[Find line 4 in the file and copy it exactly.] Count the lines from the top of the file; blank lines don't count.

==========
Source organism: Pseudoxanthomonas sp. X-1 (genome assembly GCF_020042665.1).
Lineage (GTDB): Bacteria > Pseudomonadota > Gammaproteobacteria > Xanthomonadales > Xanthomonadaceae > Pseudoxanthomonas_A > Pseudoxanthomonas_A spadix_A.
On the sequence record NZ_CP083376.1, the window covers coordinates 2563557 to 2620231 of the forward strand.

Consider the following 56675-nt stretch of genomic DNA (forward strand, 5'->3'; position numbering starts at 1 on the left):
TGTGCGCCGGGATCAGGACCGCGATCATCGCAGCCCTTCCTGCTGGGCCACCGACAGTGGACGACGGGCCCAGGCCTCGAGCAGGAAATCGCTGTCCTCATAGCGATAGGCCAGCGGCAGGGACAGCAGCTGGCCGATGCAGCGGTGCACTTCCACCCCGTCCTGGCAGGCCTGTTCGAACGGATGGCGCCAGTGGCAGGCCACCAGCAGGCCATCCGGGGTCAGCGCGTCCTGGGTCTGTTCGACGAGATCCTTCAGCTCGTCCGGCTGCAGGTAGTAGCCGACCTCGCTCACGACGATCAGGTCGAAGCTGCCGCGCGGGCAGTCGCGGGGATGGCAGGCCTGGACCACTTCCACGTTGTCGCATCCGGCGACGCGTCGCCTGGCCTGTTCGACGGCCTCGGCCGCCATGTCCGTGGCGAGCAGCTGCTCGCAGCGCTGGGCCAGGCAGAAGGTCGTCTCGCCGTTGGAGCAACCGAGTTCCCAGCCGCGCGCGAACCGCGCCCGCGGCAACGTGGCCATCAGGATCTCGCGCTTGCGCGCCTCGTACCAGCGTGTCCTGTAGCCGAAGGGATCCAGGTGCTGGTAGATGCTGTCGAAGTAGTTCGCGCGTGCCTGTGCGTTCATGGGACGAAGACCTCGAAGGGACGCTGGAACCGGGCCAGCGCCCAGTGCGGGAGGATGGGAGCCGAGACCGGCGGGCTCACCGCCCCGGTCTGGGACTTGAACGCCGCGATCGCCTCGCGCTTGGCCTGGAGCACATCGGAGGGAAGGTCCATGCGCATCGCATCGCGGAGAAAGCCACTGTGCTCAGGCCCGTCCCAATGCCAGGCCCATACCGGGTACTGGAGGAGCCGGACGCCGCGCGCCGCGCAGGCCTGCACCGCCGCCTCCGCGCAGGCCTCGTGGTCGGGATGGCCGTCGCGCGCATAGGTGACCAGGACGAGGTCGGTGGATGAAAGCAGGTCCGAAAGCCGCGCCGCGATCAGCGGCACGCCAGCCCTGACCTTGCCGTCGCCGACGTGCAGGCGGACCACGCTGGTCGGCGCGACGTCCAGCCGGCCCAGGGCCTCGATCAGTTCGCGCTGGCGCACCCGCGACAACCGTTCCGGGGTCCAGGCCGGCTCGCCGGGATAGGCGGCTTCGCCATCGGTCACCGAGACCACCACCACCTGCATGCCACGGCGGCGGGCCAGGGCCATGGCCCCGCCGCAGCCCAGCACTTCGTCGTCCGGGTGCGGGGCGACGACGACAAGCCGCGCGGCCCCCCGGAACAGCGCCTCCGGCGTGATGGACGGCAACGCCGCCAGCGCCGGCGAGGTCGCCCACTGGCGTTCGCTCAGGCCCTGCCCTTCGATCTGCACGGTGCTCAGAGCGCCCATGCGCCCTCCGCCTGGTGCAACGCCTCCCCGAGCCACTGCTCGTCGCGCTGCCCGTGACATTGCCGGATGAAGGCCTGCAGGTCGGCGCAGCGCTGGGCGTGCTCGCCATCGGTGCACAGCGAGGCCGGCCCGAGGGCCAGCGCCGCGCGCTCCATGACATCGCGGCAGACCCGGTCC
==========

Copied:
Consider the following 56675-nt stretch of genomic DNA (forward strand, 5'->3'; position numbering starts at 1 on the left):